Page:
2. A weird sense of death-humor. It’s hard for me to describe this, but some things about death and dying and life in the aftermath are just so absurd that they are, well, funny. If I wasn’t laughing, I’d be crying? The day of Paul’s visitation at the funeral home was his birthday. Yes, he died just days before his 59th birthday. So, what are you gonna do, right? Well, I’ll tell you what I did. I served cake. At his visitation. At the funeral home. Balloons, too. See what I mean? Death-humor. In this case, I think the humor is a way to reclaim some of death’s power to rule our emotions. Renowned science-fiction author, Robert A. Heinlein, wrote this, “Death isn’t funny. ‘Then why are there so many jokes about death?’ Jill, with us – us humans – death is so sad that we must laugh at it.”
  3. The misguided conception that I am now somehow entitled to a free pass from any more trauma or loss. I’m just going to leave this here because we all know this isn’t true, but after a tremendous loss, I have found it all too easy to fall into the “I don’t deserve this” trap which is born out of that false sense of entitlement.
  4. The instinct to shoot back when people are being (in my judgment) petty. I want to spit out, “Sit with me and our only son at the bedside and watch the love, the only love of your life brutally gasp for air, and then come talk to me.” I know this comes from a place of unresolved trauma, sadness, and anger, and it is my issue not theirs. We can never, should never, judge or invalidate what others are going through based on a comparison to our own journey, and I have to remind myself of that (too) frequently. It signals the need for a gut check, a heart check, a spirit check. I always feel guilty after these little impulses, and I take it as a red flag that the counselor and I have some more work to do.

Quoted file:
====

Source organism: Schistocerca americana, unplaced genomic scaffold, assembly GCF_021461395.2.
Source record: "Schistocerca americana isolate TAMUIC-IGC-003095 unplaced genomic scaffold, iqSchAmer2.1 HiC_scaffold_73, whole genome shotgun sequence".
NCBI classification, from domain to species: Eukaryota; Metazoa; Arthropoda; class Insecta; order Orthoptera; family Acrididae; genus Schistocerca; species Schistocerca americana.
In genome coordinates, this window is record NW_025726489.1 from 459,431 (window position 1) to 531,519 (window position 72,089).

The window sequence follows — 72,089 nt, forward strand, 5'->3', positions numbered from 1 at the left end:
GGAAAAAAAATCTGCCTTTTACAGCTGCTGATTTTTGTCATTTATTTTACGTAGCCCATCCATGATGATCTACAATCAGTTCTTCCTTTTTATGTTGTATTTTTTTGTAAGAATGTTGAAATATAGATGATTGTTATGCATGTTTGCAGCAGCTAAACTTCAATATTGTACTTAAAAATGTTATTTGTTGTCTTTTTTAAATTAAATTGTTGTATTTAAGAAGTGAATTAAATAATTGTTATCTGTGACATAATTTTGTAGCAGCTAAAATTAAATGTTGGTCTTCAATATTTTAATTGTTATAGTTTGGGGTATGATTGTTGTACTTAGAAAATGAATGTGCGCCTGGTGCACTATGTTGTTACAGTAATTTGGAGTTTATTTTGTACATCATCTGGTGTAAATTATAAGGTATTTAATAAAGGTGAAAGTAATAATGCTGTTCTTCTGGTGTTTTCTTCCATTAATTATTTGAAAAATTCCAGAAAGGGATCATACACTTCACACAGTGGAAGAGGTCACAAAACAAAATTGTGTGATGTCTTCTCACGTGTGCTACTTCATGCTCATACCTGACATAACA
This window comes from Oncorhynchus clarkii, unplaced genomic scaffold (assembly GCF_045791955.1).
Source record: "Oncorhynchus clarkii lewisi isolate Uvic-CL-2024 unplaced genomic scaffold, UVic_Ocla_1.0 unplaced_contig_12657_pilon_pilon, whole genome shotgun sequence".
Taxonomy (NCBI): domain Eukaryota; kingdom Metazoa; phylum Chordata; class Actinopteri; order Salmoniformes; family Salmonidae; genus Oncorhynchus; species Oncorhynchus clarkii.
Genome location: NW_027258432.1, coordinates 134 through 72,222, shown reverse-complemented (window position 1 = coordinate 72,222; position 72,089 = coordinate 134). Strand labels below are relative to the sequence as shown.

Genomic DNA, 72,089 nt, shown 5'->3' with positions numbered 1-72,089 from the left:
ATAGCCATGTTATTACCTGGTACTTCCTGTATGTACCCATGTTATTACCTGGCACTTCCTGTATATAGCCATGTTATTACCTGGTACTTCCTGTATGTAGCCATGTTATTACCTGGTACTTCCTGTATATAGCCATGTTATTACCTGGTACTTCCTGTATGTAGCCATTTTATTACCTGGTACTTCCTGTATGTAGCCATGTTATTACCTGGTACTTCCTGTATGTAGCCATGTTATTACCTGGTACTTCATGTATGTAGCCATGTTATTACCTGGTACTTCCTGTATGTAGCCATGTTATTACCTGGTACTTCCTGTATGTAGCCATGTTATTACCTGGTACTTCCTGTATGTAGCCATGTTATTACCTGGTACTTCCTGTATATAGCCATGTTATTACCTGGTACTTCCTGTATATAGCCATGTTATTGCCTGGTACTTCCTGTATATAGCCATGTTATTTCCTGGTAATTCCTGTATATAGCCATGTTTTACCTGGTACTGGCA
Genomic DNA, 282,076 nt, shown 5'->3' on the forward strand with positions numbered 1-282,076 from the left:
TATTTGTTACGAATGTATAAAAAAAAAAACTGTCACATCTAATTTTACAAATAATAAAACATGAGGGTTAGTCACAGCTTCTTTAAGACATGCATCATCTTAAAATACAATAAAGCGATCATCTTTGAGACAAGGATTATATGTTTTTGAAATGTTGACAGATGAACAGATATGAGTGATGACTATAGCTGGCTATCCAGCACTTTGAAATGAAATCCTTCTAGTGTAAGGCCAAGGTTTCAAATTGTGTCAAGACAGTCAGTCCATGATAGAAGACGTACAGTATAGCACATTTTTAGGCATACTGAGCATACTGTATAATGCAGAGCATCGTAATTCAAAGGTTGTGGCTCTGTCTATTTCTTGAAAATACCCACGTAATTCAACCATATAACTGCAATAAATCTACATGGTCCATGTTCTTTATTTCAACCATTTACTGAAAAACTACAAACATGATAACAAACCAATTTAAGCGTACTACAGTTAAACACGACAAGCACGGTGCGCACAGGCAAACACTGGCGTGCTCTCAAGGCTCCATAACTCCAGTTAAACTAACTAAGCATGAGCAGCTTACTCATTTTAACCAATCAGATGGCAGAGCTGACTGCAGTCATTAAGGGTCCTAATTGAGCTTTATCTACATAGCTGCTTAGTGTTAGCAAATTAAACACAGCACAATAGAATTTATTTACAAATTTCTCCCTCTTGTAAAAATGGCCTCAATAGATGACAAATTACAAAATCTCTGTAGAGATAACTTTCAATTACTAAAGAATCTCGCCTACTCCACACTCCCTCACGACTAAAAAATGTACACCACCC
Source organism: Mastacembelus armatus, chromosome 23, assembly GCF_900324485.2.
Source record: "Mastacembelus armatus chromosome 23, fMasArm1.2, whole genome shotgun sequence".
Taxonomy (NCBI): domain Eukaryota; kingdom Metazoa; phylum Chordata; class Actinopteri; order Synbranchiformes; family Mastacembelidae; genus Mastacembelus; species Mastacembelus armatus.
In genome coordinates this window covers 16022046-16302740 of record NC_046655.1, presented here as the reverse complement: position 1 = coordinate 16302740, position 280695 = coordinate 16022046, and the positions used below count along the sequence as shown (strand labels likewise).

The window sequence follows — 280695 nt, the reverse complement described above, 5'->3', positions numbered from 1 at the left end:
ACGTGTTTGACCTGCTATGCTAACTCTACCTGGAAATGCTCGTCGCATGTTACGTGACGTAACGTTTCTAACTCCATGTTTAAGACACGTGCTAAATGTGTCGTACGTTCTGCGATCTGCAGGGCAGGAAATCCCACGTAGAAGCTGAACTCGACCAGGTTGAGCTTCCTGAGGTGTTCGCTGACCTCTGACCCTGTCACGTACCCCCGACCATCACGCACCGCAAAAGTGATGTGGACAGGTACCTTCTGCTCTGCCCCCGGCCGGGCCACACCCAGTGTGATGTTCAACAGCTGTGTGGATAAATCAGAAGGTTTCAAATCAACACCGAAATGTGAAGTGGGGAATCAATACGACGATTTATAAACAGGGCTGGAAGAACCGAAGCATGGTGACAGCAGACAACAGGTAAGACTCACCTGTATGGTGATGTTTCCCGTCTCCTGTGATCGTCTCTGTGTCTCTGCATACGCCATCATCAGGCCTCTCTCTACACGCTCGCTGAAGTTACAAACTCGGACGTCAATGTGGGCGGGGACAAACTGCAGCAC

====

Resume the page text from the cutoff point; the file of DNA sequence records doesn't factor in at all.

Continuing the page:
5. A persistent problem with pronouns. We, our, us, ours. I use all of those to refer to myself. Other people evidently have this same pronoun problem as I am often referred to as “y’all”. I still say “my husband” instead of “my late husband”. I still say “my in-laws” instead of saying “my former in-laws”. I still refer to my son as “our son”. He is OUR son, but it’s awkward when I say “our son” and I’m the only parent present in the conversation. I mean, it’s a little thing, right? This pronoun problem. Does it really matter in the grand scheme of things? No, certainly not. But it is bothersome. It’s another reminder of a life I no longer live. Sometimes it’s a jolt in an otherwise smooth day. It also makes me question my progress. I grow impatient with myself when I make these little, lingual slips of the tongue. Have I really come as far as I think I have? Shouldn’t I be past this? Sometimes I correct myself mid-conversation, but that can be embarrassing. Sometimes, I don’t have the emotional strength to correct myself so I just go with it.